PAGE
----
Friday, January 24, 2014

The Calico Mine Ride, Knott's Berry Farm

Bud Hurlbut at his Buena Park workshop in a Calico Mine Ride engine.
In 1960, Wendell "Bud" Hurlbut (shown above) opened a fun new attraction at Knott's Berry Farm that taught us all how the gold mines of California once operated. Bud and his Hurlbut Amuseument Co. designed, built and operated the Calico Mine Ride for decades before actually selling it to Knott's. It was the first real "dark ride" on the farm, and it's still surprisingly effective today. Visitors climb aboard a mine train and travel deep into the dark recesses of a mine, seeing both the activities of the miners and a variety of dramatic geologic features.

Knott's announced in November that the ride would be refurbished with the help of Garner Holt Productions, following in the footsteps of the recent rehab of Hurlbut's other key Knott's attraction, the Timber Mountain Log Ride. In early January, just hours before the ride was closed and work began, I took one last ride. The photos below all come from that evening.
Curiously, the real town of Calico, in San Bernardino County, was a silver (and later, borate) mining boom town. Hurlbut changed his version of the Calico Mine into a gold mine. One suspects that more people were familiar with the Gold Rush than with mining in the Mojave Desert. And let's face it, a gold mine just sounds sexier than a silver mine. And let's not even talk about borate.

(By the way, the Orange County Historical Society is organizing a group historical excursion to the real town of Calico on March 22nd. Click here for details.)
Miners of various ethnicity are depicted in the ride, including the Chinese, who played an important role in the Gold Rush.
In a recent press release, Knott's said the Calico Mine Ride "will undergo an all-encompassing refurbishment," complete with fifty "new state-of-the-art animatronic figures and enhanced scenery," along with "all new audio, [a] theme lighting system, and special effects."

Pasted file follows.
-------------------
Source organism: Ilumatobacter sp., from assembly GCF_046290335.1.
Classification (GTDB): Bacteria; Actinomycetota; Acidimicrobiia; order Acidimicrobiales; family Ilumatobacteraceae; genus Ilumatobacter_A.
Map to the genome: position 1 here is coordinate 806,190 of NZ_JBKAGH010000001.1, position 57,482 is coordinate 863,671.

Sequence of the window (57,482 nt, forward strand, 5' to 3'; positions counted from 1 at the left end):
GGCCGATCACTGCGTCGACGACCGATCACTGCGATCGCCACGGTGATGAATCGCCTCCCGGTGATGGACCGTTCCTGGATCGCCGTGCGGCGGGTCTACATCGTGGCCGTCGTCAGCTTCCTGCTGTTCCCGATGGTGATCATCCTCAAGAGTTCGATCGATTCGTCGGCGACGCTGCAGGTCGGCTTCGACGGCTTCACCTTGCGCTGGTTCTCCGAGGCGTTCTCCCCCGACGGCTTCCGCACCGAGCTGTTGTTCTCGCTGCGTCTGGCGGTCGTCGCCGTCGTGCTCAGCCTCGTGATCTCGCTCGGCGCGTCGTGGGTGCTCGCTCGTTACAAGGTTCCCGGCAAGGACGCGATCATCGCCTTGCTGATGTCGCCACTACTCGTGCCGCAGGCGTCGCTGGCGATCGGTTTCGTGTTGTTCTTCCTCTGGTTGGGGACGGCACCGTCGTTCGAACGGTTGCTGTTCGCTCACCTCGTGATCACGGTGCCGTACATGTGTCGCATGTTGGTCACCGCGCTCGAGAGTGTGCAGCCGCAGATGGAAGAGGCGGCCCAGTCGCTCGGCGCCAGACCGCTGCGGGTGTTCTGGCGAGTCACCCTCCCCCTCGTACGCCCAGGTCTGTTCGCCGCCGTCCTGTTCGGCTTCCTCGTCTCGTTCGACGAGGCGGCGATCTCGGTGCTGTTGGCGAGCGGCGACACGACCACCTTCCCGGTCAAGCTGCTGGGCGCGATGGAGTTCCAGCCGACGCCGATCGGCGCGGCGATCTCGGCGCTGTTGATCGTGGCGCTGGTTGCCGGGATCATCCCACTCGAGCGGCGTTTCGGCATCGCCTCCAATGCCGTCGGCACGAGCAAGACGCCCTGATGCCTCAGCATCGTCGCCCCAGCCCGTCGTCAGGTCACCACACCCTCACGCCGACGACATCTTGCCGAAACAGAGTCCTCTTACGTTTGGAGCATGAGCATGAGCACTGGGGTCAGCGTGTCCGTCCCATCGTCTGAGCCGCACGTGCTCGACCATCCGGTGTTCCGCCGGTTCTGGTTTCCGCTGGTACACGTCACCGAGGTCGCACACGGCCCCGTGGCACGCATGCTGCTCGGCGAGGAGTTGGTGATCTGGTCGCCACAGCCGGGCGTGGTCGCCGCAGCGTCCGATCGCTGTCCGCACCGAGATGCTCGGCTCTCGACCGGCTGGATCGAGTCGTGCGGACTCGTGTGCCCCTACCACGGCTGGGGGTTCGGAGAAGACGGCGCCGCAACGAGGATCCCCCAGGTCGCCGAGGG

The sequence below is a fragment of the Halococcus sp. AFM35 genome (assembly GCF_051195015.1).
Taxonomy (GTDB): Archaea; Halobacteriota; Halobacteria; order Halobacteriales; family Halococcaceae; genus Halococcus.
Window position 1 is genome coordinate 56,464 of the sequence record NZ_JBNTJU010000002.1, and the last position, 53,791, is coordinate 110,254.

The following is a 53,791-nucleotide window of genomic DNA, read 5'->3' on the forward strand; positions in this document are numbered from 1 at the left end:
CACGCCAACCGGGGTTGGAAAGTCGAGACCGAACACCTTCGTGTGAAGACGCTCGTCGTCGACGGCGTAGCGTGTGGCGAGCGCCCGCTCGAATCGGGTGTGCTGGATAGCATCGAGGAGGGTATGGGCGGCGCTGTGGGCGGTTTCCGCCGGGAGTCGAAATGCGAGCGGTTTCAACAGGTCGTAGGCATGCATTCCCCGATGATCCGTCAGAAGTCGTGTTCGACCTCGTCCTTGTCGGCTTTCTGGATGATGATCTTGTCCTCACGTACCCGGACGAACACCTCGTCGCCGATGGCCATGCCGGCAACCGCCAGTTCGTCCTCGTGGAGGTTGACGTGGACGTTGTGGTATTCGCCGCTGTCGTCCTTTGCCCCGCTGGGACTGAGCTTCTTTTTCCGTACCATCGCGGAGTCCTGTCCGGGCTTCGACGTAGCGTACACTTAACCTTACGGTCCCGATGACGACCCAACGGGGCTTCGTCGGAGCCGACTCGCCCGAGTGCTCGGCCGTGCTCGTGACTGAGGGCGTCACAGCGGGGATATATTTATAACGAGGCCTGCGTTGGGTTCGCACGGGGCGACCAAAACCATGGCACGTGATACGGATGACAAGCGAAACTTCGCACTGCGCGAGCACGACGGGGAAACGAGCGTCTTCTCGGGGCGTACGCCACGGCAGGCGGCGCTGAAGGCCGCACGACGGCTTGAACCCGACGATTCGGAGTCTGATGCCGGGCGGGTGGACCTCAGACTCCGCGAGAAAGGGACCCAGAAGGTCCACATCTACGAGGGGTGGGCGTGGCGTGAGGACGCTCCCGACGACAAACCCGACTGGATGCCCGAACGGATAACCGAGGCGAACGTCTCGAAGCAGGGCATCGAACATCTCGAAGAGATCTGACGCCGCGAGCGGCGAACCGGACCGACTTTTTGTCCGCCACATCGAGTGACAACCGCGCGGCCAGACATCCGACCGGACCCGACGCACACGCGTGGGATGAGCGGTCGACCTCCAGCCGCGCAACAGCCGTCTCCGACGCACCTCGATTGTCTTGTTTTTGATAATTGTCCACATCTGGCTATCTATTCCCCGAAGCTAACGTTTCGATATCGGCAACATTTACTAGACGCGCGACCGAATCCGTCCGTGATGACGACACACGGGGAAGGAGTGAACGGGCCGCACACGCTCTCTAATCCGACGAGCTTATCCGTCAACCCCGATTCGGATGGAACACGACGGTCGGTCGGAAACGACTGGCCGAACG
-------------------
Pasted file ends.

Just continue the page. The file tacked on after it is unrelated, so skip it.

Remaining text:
You can see a bit more of the ride's original interior in the video clips I posted here back in 2008.
The 360-degree, four-story "Glory Hole" scene is viewed from two levels.
Garner Holt, president and founder of the company doing much of the refurbishment said he intends to "preserve and enhance the original story of a working gold mine deep in the heart of the Old West" and that the ride "will be filled with lifelike sounds and motion, while maintaining the uniquely authentic feel of the attraction..."

That sounds promising. This great attraction certainly needs and deserves some TLC after 54 years. But it would be a shame if someone were to go in and turn it into a series of humorous tableaus or started throwing in more historical inaccuracies. "Preserve" and "maintaining" sound like the right note to strike. Part of why the ride works is because -- despite the limitations of 1960s technology -- it does have a sense of authenticity.
Miners cut timbers to support new tunnels.
In theory, the revamped ride should reopen in June. I'll do my best to be on one of the first trains to roll back into the mountain. The Calico Mine Ride isn't just a fun way to convey California history -- The ride itself is also a piece of Orange County history and theme park history.
The tunnel begins to collapse as dynamite explodes all around.
Happy Talk Like A Grizzled Prospector Day, everyone!


Oengus said...

Wow. I have been on that ride many times. Is it still there?

Major Pepperidge said...

I'm so glad that the Mine Ride is getting some well-deserved TLC. It's still brilliant.